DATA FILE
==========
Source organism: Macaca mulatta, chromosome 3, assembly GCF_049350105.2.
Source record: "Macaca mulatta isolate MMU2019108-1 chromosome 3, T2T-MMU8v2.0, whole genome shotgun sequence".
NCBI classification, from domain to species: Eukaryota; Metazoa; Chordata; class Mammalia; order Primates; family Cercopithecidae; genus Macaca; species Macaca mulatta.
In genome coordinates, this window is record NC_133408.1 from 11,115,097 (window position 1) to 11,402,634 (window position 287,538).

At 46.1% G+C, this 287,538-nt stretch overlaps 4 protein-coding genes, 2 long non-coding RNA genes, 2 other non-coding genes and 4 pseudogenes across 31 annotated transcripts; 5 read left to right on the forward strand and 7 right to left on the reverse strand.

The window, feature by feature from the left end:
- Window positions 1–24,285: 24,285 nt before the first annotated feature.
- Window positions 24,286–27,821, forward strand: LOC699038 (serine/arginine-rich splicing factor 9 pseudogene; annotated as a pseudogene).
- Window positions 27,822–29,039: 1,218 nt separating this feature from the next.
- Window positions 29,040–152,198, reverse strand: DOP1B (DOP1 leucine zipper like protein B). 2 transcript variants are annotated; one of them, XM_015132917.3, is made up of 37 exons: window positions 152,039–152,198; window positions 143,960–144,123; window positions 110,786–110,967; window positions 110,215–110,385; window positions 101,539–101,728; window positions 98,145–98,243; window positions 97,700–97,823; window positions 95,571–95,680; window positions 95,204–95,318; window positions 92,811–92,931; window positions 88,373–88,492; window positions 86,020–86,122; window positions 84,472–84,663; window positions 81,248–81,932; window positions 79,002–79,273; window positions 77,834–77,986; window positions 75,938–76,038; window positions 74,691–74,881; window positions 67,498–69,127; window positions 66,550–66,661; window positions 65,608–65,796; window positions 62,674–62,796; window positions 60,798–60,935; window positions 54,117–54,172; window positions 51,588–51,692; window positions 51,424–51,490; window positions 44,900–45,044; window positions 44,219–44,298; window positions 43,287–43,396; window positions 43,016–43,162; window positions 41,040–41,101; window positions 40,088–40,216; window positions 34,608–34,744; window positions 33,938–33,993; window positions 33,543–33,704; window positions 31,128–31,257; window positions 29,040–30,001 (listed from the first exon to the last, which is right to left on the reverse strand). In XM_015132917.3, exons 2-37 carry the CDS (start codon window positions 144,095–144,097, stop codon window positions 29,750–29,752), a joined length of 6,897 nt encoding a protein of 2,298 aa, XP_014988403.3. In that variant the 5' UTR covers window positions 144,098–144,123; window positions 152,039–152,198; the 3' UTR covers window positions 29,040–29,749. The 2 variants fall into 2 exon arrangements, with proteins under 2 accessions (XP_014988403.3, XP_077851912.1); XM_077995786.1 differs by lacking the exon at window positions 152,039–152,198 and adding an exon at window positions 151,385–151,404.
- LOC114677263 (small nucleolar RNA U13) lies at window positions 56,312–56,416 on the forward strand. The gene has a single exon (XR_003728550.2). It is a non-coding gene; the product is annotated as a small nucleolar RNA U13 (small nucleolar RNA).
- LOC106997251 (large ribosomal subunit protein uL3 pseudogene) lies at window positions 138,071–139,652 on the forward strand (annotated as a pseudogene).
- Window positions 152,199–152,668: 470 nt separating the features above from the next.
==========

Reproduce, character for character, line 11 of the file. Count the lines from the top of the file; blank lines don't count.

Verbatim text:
- LOC114677263 (small nucleolar RNA U13) lies at window positions 56,312–56,416 on the forward strand. The gene has a single exon (XR_003728550.2). It is a non-coding gene; the product is annotated as a small nucleolar RNA U13 (small nucleolar RNA).